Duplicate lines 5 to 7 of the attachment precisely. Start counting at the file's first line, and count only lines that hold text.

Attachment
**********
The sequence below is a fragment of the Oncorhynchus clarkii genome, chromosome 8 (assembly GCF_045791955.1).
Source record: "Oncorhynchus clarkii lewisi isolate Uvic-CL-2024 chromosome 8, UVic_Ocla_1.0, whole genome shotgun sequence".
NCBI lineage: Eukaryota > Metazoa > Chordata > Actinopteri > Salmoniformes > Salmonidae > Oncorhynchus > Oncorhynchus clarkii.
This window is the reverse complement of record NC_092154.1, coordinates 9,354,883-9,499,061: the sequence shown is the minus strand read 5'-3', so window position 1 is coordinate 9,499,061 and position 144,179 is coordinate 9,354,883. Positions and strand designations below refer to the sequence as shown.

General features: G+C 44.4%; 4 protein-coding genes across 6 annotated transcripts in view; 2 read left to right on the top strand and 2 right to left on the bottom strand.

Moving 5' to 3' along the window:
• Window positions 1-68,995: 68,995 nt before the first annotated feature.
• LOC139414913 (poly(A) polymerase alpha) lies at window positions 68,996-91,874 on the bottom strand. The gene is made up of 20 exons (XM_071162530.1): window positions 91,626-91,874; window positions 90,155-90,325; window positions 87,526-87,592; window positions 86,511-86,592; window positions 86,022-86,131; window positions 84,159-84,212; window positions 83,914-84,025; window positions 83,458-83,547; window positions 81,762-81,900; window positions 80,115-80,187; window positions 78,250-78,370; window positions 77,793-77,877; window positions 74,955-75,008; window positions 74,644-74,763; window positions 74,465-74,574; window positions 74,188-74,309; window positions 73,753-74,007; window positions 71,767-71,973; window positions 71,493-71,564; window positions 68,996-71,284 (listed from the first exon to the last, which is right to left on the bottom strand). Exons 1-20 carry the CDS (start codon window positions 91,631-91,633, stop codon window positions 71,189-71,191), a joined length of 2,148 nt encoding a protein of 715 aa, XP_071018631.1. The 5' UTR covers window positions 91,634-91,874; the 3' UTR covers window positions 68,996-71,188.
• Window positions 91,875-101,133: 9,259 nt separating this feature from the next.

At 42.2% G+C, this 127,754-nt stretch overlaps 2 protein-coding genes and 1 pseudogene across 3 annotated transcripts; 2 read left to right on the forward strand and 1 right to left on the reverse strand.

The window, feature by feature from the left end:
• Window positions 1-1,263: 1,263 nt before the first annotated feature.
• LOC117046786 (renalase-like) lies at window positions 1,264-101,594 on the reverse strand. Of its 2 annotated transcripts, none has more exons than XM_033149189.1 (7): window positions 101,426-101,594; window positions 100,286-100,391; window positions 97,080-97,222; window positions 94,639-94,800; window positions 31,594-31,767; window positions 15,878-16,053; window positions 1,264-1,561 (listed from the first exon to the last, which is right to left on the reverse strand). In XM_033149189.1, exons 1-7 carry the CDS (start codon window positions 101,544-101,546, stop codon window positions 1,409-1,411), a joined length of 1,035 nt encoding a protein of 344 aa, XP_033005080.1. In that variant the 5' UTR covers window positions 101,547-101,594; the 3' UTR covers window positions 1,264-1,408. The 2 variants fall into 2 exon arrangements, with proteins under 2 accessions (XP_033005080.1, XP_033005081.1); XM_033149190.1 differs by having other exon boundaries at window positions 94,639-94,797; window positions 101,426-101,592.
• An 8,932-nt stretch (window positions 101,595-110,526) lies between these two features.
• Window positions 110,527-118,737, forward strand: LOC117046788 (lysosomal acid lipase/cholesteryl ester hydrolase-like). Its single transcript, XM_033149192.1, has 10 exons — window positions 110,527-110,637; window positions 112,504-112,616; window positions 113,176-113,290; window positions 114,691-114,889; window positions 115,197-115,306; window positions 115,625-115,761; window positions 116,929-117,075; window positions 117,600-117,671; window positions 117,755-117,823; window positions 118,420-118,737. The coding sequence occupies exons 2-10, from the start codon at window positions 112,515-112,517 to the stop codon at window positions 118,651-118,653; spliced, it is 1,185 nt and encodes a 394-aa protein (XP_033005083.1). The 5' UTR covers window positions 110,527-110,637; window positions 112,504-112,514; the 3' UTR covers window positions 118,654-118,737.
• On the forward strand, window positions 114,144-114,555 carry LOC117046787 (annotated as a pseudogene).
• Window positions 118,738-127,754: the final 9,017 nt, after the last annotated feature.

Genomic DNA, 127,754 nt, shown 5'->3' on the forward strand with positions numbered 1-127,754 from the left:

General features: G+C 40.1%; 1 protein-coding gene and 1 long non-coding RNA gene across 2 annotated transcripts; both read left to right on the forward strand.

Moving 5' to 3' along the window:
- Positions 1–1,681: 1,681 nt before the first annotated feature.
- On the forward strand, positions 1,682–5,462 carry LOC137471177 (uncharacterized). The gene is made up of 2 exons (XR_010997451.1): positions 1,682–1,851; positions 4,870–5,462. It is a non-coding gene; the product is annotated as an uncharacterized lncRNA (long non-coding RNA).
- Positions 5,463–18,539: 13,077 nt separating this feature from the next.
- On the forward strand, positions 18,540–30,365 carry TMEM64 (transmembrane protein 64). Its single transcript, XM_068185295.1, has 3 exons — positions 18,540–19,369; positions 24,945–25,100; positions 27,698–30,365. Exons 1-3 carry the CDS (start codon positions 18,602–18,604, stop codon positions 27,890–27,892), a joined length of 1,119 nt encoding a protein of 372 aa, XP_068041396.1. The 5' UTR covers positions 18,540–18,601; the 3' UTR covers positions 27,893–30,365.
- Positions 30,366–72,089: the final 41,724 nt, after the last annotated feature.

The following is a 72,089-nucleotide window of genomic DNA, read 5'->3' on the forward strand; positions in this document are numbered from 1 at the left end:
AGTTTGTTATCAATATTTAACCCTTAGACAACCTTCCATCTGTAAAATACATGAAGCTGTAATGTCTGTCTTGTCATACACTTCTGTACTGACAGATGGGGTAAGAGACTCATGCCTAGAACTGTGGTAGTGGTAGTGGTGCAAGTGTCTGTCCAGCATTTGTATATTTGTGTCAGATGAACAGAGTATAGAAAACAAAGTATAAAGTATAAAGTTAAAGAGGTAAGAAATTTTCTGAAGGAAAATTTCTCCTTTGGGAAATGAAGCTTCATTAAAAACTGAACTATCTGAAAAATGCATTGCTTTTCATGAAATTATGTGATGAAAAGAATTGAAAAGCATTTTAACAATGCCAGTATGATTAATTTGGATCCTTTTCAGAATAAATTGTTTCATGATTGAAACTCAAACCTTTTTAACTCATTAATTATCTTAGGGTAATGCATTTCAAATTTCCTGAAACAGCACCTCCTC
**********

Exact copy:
General features: G+C 44.4%; 4 protein-coding genes across 6 annotated transcripts in view; 2 read left to right on the top strand and 2 right to left on the bottom strand.

Moving 5' to 3' along the window:
• Window positions 1-68,995: 68,995 nt before the first annotated feature.